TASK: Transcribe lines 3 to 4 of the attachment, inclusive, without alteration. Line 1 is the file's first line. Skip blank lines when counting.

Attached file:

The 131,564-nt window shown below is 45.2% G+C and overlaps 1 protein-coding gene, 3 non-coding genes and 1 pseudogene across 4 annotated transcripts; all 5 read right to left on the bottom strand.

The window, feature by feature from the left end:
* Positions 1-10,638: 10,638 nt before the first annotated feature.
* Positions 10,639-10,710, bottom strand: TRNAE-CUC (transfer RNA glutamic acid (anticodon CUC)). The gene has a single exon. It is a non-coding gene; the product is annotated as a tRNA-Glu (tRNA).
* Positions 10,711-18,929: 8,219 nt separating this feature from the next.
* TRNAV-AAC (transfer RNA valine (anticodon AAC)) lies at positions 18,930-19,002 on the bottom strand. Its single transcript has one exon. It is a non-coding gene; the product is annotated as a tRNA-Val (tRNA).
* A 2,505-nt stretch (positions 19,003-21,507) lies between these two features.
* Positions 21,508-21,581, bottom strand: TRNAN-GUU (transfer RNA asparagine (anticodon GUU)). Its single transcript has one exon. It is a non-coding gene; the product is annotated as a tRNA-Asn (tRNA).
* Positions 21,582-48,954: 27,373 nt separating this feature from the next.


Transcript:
* Positions 1-10,638: 10,638 nt before the first annotated feature.
* Positions 10,639-10,710, bottom strand: TRNAE-CUC (transfer RNA glutamic acid (anticodon CUC)). The gene has a single exon. It is a non-coding gene; the product is annotated as a tRNA-Glu (tRNA).